CHARLESTON, W.Va. — After more than two days of deliberations, a federal jury found West Virginia Supreme Court Justice Allen Loughry guilty on 11 counts and not guilty on 10. The jury could not decide on the one remaining count.

The charges against Loughry, the author of “Don’t Buy Another Vote, I Won’t Pay for Landslide: The Sordid and Continuing History of Political Corruption in West Virginia,” accused him of mail fraud, wire fraud, tampering with a witness and lying to federal agents.

Loughry was stoic as the verdict was read and walked out of the federal courthouse in Charleston shortly after that without making any comment. Reporters asked if he will now resign from the state Supreme Court, but Loughry said nothing.

Sentencing for Loughry was scheduled for Jan. 16, 2019. He has 14 days to decide whether to file a motion for a new trial.

Federal prosecutors asked that Loughry be placed on home confinement with an electronic monitor, but the judge declined taking that step.

U.S. Attorney Mike Stuart and his team addressed reporters from the courthouse steps. Stuart praised jurors for carefully considering the facts of the case. He also said the outcome sends a strong message about public corruption.

“I have amazing respect and appreciation for the jury in this case,” Stuart said. “This was a difficult case, a highly emotional case and clearly the jury took its time, it deliberated, considered all the evidence.

“And I would think for anybody watching this case, 22 counts ultimately, 11 guilty, 10 not guilty, one undetermined — I think it really renders great faith in the jury system.”

Stuart said combating public corruption has been one of the top priorities of the U.S. Attorney’s office. “There is no small amount of public corruption,” he said.

He later said, “You’re supposed to be in this to be a servant to the public. The idea of taking advantage of your elected position, we have a long history in West Virginia that’s completely unacceptable in that regard.”

With Loughry being found guilty of 11 counts and fellow Justice Menis Ketchum pleading guilty to a separate wire fraud charge, two of West Virginia’s five Supreme Court justices now face significant federal penalties.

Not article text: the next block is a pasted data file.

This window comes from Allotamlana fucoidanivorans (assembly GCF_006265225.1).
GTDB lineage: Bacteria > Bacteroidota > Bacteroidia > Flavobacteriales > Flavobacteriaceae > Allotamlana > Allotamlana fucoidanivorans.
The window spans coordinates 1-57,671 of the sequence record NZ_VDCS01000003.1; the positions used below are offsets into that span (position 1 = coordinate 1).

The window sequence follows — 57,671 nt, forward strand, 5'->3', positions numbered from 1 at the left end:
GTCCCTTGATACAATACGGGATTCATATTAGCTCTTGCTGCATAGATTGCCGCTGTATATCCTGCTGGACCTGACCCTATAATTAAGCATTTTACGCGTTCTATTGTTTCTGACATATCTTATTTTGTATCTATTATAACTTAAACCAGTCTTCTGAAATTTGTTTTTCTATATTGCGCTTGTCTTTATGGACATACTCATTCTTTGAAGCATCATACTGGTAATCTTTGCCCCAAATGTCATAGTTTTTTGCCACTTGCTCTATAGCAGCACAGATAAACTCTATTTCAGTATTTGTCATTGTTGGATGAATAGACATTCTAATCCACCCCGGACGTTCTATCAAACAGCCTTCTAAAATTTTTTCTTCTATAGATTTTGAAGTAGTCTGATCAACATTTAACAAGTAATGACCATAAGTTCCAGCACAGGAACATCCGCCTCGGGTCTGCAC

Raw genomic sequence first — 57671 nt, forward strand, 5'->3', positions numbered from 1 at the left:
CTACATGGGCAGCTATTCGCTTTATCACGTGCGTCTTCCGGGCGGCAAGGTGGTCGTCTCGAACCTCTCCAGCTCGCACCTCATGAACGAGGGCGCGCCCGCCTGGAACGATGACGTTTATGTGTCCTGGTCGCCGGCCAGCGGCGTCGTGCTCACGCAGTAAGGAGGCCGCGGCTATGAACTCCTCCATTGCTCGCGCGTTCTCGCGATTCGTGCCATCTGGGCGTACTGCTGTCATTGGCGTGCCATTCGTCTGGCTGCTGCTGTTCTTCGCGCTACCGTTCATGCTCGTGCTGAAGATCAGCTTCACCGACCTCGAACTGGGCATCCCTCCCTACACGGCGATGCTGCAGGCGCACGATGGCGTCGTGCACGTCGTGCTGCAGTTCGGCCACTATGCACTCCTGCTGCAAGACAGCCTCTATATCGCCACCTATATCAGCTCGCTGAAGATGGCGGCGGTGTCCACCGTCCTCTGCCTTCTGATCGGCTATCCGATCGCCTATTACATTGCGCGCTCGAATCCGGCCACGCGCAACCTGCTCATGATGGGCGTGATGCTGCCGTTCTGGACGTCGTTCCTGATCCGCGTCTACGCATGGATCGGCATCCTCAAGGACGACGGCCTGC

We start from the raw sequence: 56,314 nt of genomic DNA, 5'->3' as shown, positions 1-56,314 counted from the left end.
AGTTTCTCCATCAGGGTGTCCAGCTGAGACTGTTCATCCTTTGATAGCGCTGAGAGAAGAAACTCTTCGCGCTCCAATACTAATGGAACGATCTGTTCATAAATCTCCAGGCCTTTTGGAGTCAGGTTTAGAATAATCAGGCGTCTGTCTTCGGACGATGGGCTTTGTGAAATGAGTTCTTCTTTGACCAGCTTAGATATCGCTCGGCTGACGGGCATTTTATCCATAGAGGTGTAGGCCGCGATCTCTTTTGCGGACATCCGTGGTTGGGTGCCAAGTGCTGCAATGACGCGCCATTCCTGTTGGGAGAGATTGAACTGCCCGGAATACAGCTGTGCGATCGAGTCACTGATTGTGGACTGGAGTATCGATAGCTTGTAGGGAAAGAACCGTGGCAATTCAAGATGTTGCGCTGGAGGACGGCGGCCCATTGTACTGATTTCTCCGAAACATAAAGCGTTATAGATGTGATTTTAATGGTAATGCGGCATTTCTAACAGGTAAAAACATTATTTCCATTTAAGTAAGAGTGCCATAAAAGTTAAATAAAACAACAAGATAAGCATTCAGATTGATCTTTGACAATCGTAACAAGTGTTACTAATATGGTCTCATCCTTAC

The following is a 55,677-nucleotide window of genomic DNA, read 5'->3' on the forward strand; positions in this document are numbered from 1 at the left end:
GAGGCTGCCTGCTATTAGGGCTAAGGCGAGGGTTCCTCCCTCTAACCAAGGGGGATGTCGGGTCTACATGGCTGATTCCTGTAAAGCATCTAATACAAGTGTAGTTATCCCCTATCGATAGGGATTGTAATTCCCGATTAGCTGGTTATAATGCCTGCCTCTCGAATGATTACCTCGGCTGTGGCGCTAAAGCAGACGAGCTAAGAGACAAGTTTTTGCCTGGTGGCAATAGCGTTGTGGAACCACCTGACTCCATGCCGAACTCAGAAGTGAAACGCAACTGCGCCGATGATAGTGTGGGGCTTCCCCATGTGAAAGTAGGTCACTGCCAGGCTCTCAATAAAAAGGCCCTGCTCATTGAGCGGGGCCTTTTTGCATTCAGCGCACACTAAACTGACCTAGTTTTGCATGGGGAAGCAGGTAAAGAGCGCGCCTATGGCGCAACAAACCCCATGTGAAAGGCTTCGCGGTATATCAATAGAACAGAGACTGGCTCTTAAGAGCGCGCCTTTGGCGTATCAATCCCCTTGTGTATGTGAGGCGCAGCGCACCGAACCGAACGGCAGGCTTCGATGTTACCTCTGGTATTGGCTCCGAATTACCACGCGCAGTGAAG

“First the guilty plea by Justice Ketchum and today’s guilty verdict on Justice Loughry are two important steps in this process,” Stuart said.

“Public service, where we find folks violate their oath of office, where they take advantage of their position, we’ll be there every day of the week and twice on Sunday if we find folks taking advantage of their position.”

The jury came down separate ways on some counts that were similar to each other.

Loughry was found guilty on Count 3, a mail fraud charge on accepting reimbursement for travel to Pound Civil Justice Institute when he actually drove a state vehicle there.

But he was found not guilty on Count 1, a wire fraud count accusing him of defrauding American University for mileage reimbursement when he actually drove a state vehicle there and Count 2, a mail fraud charge on the American University trip.

Similarly, the jury went back on forth on 14 wire charges that Loughry used a state vehicle and state-issued purchasing card for personal gain.

The indictment listed those counts as 4 through 18.

He was found guilty on counts 5, 6, 10, 11, 12, 15 and 18.

He was found not guilty on counts 4, 7, 9, 13, 14, 16 and 17.

Count 8, which represented wire fraud on a $63.84 gasoline purchase at East End Exxon, Charleston, on Dec. 30, 2013, was the one where jurors couldn’t reach agreement.

He was found guilty of Count 20, which was a witness tampering allegation that Loughry tried to plant a false story with Supreme Court employee Kimberly Ellis about keeping down the cost of his office renovation. Ellis testified that she felt intimidated and had recorded the meeting.

The jury found Loughry not guilty of Count 21, which was a mail fraud allegation that he had made a Supreme Court spokeswoman email out a lie that justices were allowed to have home offices that would have included, in Loughry’s case, the antique “Cass Gilbert” desk.

Loughry was found guilty of Count 23, which was a false statement to a federal investigator about using a Supreme Court vehicle.